We can take a recently disclosed vulnerability in Log4J as an example for denial of service attacks. A vulnerability CVE-2021-45105 in Apache Log4j allows attackers to craft malicious input data containing a recursive lookup that leads to StackOverflowError and process termination, which could be a denial of service.

Types Of Denial Of Service Attack

Here are some common types of denial of service (DoS) attacks.

1. Volumetric attacks

It is a type of DoS attack where the entire network bandwidth is consumed so the authorized users can’t get the resources. It is achieved by flooding the network devices, such as switches or hubs, with various ICMP echo requests or reply packets, so the complete bandwidth is utilized, and no other user can connect with the target network.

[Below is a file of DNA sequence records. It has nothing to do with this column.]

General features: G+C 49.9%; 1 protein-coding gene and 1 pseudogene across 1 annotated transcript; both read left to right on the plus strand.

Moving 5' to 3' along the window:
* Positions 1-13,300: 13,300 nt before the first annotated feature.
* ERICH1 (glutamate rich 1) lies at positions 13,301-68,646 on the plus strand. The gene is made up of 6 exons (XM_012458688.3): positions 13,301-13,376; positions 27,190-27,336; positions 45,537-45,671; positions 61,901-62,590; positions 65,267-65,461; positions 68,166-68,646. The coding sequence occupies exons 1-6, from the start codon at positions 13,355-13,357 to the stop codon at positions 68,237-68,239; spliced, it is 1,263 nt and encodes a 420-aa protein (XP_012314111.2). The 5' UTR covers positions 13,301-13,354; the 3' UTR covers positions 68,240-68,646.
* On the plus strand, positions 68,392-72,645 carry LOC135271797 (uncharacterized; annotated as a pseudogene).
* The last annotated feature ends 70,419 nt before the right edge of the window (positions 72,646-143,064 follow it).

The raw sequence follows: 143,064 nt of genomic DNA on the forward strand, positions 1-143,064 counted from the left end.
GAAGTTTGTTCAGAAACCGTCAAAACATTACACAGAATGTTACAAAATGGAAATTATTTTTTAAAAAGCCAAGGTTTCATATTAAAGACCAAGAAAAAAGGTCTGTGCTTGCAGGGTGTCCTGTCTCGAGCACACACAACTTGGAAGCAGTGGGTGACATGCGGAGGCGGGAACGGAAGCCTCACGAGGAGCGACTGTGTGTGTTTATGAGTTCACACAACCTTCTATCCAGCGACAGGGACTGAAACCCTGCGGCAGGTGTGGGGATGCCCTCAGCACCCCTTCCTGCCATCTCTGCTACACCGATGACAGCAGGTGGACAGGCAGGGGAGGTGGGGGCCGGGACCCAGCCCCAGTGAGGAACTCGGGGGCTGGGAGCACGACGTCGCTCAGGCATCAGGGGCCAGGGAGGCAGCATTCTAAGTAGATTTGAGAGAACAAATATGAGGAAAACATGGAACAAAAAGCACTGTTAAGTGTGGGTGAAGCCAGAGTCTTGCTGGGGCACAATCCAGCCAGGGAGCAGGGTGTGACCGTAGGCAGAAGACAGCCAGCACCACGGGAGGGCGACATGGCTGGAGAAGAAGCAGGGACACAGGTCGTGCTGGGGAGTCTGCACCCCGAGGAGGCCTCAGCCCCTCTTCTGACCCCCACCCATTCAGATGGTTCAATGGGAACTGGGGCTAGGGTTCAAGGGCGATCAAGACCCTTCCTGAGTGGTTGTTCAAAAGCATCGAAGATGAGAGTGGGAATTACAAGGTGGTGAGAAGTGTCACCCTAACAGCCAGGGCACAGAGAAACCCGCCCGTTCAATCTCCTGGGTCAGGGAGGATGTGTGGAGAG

2. SYN Flooding

It’s an attack where the hacker compromises multiple zombies and floods the target through multiple SYN packets simultaneously. The target will be flooded with the SYN requests, causing the server to go down or the performance to be reduced drastically.

3. DNS amplification

In this type of DoS attack, an attacker generates DNS requests appearing to originate from an IP address in the targeted network and sends requests to misconfigured DNS servers managed by a third party. The amplification occurs as a result of intermediate servers responding to the fake requests. The responses generated from the intermediate DNS servers may contain more data, requiring more resources to process. It can result in authorized users facing denied access issues.

4. Application layer

This type of DoS attack generates fake traffic to internet application servers, particularly Hypertext Transfer Protocol (HTTP) or domain name system (DNS). Some application layer attacks flood the target server with the network data, and others target the victim’s application protocol or server, searching for vulnerabilities.